- Greatly reduce or eliminate high stakes testing – which narrows the focus to a few subjects that are obviously important – math, reading and science – but that emphasize rote learning, memorization and “teaching to the test”. This diminishes opportunities for collaborative projects, creative subjects such as music and art and, importantly, our history and civic responsibilities.
- Emphasize Extra-curricular Activities – in Our Kids, Putnam documents the large disparity between the activities available to children in wealthier districts which are 50% more than those of poorer ones. Sports and drama clubs are magnets which attract and motivate students and can also instill discipline and teamwork. Putnam also cites that poorer children receive twice the negative messages from their parent versus praise, which can be offset in extra-curricular activity.
- Employ more male teachers – Fathers are all too absent in the home life of children who are enrolled in Title 1 schools. By recruiting more male teachers, a father figure could emerge to help kids, particularly boys, develop. This is more crucial because boys typically have more issues adjusting to and completing school. Male teachers could also be part of a student’s life for two, three or more years, as in the Finnish model, to further strengthen the relationship and also reduce the anxiety of dealing with new teachers.
- Provide more guidance counsellors to develop opportunities for kids who will not go on to graduate from college. Only 13% of adults in Dundalk have a four year college degree and those who try college and fail to graduate are left with a pile of debt and employment that is not better than those who only graduate high school. In the meantime, high wage jobs in skilled trades go begging. Additionally, provide courses which build life skills, such as parenting, nutrition and personal finance.
- Provide psychological counselling for kids who are traumatized or depressed, which may well be the majority in a Title 1 school.
- Encourage innovative school models – Finland made a laudable and conscious choice to invest in the highest quality public schools to encourage and support its young democracy, deliberately eschewing private academies. In the United States, the most promising innovations appear to come from magnet and charter schools, which could be accelerated by removing the high stakes testing that forces a one-size-fits-all template. An excellent example of a magnet school that has great utility for Dundalk students is Sollers Point Technical School which is actually co-located with Dundalk High. It provides graduating students with certificates in high wage careers such as cyber-security, automotive systems, and the building trades. Unfortunately, like most magnet schools, it has many more applicants than available seats.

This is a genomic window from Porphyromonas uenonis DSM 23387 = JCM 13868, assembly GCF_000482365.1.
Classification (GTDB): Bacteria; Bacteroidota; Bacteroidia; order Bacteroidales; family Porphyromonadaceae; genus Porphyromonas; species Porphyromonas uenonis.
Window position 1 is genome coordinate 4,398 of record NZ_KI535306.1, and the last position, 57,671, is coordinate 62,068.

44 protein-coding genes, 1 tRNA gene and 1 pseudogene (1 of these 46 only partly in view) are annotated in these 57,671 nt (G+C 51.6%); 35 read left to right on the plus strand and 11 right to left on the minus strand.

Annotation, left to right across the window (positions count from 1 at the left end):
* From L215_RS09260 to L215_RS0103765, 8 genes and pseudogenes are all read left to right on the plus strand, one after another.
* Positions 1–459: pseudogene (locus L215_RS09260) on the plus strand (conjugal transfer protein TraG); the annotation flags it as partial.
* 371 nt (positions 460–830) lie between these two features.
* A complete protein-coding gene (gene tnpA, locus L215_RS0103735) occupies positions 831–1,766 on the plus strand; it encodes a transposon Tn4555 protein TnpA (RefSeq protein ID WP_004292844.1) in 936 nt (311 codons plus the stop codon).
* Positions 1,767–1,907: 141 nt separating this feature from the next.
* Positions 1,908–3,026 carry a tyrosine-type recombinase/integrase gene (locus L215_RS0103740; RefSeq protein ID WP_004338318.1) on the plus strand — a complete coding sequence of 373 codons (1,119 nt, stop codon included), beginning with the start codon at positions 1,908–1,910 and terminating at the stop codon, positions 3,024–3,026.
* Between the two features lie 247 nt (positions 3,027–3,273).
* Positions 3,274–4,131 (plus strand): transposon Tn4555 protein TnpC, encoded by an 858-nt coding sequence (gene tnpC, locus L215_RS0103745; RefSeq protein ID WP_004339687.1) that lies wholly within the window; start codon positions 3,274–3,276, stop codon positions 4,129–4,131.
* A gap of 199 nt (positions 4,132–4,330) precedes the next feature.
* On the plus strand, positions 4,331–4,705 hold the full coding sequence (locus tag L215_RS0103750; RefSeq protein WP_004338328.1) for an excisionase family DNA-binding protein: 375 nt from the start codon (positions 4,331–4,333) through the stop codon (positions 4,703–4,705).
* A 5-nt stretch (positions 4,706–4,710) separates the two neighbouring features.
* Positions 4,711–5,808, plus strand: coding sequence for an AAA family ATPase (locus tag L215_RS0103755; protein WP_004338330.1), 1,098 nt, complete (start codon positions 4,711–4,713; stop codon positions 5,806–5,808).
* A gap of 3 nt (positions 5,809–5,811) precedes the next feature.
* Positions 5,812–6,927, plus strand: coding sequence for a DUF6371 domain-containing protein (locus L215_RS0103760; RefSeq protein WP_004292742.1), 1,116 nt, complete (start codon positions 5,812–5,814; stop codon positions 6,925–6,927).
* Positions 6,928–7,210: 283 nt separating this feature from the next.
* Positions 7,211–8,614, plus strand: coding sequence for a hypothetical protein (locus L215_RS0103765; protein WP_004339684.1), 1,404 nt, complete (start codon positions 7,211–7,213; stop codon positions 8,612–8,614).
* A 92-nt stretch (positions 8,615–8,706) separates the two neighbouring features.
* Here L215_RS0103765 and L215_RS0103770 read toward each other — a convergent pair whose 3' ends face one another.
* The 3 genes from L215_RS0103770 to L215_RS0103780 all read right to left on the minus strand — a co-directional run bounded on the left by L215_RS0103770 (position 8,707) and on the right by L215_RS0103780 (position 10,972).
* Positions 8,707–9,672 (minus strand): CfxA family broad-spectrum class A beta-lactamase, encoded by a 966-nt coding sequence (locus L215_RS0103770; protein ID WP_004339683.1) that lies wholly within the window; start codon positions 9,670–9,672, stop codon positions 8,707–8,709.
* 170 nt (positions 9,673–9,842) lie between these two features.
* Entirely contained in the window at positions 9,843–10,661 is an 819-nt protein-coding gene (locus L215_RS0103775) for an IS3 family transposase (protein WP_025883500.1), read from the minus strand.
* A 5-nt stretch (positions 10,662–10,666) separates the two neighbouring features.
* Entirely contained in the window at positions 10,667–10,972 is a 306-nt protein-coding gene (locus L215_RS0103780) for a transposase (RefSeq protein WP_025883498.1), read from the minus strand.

- Inject more technology into the classroom – very few kids will go on to be computer or data scientists, but many can develop attractive employment skills in high school by learning the standard tools of business today: spreadsheets, text processing, presentations, network and collaboration tools. Additionally, the gains in remote learning skills by both educators and families should be sustained to supplement the ability to learn outside of school.
How to Pay – A Rough Calculus
The program described above will obviously cost money. Sadly and ironically, the US is already at the top of per student expenditures at $16,268 vs a global average of $10,759 (2017 data). Also ironically, Finland spends at the global average while getting outstanding results. This disparity echoes the fact that the US has the world’s highest cost healthcare system but one that results in a shorter lifespan compared to other OECD countries. Further, US teachers are paid relatively poorly versus other college graduates, which is in contrast to Finland, where teachers are only slightly below the mean.
So additional investment dollars will, in all likelihood, be required to catch up. However, research indicates that the payoff is substantial. Henry Levin, professor of Economics and Education at Columbia University, has developed a thorough analysis that demonstrates the contribution of more high school graduates far outweighs the costs of their dropping out. In the High Economic and Social Costs of Educational Failure, presented to the OECD in 2010, Levin shows that high school graduate can produce a net present value, economic benefit of $127,000 versus a high school dropout, taking into full account the additional investment of required enhancements such as universal pre-school and smaller classroom sizes.